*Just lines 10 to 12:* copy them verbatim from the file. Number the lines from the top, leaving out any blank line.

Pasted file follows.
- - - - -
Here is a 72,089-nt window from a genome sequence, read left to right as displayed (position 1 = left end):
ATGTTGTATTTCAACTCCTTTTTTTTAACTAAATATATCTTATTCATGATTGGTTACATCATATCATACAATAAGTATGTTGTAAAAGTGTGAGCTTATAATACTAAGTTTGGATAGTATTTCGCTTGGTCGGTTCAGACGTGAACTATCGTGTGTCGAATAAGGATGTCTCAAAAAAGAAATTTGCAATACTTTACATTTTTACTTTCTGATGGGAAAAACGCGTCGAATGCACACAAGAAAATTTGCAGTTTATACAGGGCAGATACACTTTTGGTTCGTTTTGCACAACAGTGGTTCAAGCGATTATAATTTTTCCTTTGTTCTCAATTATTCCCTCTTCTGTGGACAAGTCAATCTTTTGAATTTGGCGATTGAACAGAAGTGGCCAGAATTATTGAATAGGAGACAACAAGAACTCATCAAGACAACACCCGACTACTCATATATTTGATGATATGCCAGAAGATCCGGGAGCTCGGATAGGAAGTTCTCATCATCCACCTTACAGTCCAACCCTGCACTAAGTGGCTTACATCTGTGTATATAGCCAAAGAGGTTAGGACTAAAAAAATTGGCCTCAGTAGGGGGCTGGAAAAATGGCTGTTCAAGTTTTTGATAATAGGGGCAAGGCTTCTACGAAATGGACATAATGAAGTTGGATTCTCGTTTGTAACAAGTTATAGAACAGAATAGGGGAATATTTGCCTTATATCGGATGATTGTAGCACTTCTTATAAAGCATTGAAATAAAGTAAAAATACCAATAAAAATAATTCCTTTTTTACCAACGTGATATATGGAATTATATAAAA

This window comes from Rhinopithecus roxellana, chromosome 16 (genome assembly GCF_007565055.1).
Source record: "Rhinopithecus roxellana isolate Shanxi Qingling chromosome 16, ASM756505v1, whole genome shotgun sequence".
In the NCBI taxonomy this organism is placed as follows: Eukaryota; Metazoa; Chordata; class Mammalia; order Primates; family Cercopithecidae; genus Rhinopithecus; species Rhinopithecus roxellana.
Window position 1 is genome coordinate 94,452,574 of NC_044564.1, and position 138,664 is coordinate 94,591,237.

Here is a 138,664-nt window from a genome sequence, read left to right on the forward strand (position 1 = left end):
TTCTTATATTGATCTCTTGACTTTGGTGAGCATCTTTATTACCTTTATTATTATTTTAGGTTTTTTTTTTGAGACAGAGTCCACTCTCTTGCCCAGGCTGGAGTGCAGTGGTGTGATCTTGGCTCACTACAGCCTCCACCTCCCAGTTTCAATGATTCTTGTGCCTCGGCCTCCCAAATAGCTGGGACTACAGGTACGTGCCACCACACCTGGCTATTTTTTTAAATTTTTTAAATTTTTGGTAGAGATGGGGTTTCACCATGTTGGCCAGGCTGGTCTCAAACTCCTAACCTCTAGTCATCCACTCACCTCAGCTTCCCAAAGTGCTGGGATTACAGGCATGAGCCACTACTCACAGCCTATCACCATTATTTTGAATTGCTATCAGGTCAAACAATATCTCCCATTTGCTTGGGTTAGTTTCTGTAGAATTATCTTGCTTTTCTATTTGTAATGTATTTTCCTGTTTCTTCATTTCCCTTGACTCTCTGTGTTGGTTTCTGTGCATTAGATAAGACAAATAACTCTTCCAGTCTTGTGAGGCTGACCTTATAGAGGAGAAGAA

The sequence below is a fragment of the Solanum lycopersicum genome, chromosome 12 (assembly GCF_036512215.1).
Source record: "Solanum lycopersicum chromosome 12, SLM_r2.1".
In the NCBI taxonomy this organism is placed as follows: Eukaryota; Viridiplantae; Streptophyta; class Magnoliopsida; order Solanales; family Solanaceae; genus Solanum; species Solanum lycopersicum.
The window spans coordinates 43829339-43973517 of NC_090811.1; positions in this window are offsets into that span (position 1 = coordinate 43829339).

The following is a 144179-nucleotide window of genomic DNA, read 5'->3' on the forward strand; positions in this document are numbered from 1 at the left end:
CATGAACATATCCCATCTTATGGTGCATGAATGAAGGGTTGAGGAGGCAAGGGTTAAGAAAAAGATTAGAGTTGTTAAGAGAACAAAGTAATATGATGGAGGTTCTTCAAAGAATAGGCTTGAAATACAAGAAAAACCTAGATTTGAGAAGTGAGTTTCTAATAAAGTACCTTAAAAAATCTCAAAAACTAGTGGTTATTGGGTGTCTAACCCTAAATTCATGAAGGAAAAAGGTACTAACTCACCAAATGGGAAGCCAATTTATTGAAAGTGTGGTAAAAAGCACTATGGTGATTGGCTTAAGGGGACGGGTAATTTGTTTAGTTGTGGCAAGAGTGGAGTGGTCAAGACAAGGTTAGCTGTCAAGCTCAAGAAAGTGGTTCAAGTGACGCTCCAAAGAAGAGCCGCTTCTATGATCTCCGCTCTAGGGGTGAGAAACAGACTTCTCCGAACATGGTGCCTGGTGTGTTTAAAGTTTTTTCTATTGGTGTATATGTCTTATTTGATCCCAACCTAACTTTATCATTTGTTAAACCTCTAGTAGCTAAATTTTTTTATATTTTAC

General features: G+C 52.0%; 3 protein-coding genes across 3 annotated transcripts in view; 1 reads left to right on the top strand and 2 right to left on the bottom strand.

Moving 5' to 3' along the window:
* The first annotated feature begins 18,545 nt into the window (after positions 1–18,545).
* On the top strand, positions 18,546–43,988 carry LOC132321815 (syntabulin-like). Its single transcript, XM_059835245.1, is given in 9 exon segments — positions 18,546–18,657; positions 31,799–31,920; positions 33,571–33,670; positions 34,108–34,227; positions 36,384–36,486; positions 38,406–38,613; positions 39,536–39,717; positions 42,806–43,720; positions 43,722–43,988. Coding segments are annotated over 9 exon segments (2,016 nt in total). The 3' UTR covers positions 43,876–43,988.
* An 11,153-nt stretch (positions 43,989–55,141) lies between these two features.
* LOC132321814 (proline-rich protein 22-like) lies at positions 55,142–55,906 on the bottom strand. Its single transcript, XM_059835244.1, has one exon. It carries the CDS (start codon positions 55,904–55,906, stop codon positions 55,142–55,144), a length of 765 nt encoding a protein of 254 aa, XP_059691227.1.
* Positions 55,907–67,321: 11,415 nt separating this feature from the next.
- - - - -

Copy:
Source record: "Solanum lycopersicum chromosome 12, SLM_r2.1".
In the NCBI taxonomy this organism is placed as follows: Eukaryota; Viridiplantae; Streptophyta; class Magnoliopsida; order Solanales; family Solanaceae; genus Solanum; species Solanum lycopersicum.
The window spans coordinates 43829339-43973517 of NC_090811.1; positions in this window are offsets into that span (position 1 = coordinate 43829339).